> As I proposed yesterday, I think it is important to distinguish between RDF
> "the model and abstract syntax" and RDF/XML "the concrete serialization syntax,
> or format" -- not to mention other concrete RDF syntaxes such as N-Triples and
> Turtle -- in DCAM's general message:
>
>      The Dublin Core Abstract Model (DCAM) provides a language for representing
>      the structure of specific Metadata Records -- put more abstractly, to
>      specify a Description Set Profile -- in a form that is independent of
>      particular Concrete Encoding Technologies such as XML Schema, RDF/XML,
>      RelaxNG, relational databases, Schematron, or JSON.
>
>      In order to provide compatibility with Semantic Web and Linked Data
>      applications, however, DCAM is fully aligned with the Model and Abstract
>      Syntax of RDF.  (Note that the RDF abstract model is the basis for -- thus
>      distinct from -- concrete RDF encoding technologies such as RDF/XML,
>      N-Triples, and Turtle.) Knowledge of RDF is not a prerequisite for
>      understanding DCAM on an informal level.
>
> It would help if we could agree on a way to characterize this distinction
> (e.g., "Concrete Encoding Technologies" versus "Model and Abstract Syntax").
>
> Unless I'm missing the point of his argument, I do not think James Snell is
> proposing JSON Activity Streams as a generic abstract syntax -- something which
> would compete with RDF as a "grammatical" basis for interoperability in Linked
> Data.  He emphasizes his point that "If you're familiar with Activity Streams
> and the linking extensions, then you'll know exactly what to do with this."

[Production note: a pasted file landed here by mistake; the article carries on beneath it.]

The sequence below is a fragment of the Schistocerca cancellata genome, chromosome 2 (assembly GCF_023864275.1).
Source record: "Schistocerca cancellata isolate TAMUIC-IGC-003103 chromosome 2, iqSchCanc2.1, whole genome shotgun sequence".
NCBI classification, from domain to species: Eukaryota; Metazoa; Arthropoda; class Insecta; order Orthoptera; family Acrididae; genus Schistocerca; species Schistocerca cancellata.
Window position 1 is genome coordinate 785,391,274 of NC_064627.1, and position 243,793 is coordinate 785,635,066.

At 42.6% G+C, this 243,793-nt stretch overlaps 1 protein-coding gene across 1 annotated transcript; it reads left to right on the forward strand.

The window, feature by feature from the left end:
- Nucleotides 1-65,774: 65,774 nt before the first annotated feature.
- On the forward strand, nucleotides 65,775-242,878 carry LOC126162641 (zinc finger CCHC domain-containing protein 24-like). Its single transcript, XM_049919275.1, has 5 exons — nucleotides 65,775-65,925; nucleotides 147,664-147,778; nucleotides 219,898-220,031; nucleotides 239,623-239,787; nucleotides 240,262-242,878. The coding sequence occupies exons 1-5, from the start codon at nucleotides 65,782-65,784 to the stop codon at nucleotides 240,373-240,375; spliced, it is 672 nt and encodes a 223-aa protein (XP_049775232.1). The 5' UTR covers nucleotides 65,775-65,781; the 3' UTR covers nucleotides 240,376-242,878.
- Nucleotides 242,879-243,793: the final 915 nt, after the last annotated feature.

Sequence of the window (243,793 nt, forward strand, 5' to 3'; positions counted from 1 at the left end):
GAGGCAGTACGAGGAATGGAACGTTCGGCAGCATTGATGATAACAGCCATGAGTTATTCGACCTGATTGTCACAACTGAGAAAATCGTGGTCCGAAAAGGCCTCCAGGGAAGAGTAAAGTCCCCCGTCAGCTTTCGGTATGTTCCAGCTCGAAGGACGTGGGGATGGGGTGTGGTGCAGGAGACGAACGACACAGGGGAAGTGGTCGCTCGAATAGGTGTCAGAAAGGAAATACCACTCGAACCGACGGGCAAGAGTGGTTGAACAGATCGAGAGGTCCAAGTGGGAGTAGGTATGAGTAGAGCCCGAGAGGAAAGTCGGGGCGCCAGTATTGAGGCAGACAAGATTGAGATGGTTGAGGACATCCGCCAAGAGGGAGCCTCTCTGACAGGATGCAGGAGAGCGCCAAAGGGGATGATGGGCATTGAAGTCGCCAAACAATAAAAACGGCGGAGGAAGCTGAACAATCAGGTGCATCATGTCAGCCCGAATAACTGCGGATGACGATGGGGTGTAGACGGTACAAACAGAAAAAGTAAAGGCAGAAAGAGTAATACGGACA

> That seems consistent with what we want to do with DCAM -- with the added
> distinction that if a JSON format is aligned with DCAM, and DCAM is aligned
> with RDF, then one would in principle be able to express the contents of a JSON
> format using an RDF concrete syntax.  Indeed, James's formulation that "what we
> need are common conventions for pulling out the bits of information we need
> regardless of the specific format used" could almost be used verbatim in a
> description of the DCAM we are discussing.
>
> Jon writes:
>> as part of a continuing observation that RDF is an implementation
>> detail rather than a core requirement...
>
> I am coming around to the idea that DCAM (or at any rate, "DCAM 2") might be
> presented informally without emphasizing RDF, and that some people might find
> such a DCAM useful as a very high-level way to conceptualize metadata (i.e.,
> Statements, composed of Slots for information and grouped into Descriptions and
> Description Sets, following common design patterns, etc...) I still do not see
> the value of specifying a DCAM that is anything less than perfectly aligned
> with the RDF Model and Abstract Syntax.  That people may take inspiration from
> such an RDF-grounded model, ignoring the RDF basis, is not something we should
> worry about.  But RDF, such as it is, is the only common _grammatical_ basis
> for data that we currently have, and not to ground DCAM in RDF would make it
> useless for the purposes of RDF-based interoperability.
>
> Tom
>
> [1] http://linkeddatabook.com/editions/1.0/
>
>

-- 
Kai Eckert
Universitätsbibliothek Mannheim
Stellv. Leiter Abteilung Digitale Bibliotheksdienste
Schloss Schneckhof West / 68131 Mannheim
Tel. 0621/181-2946 Fax 0621/181-2918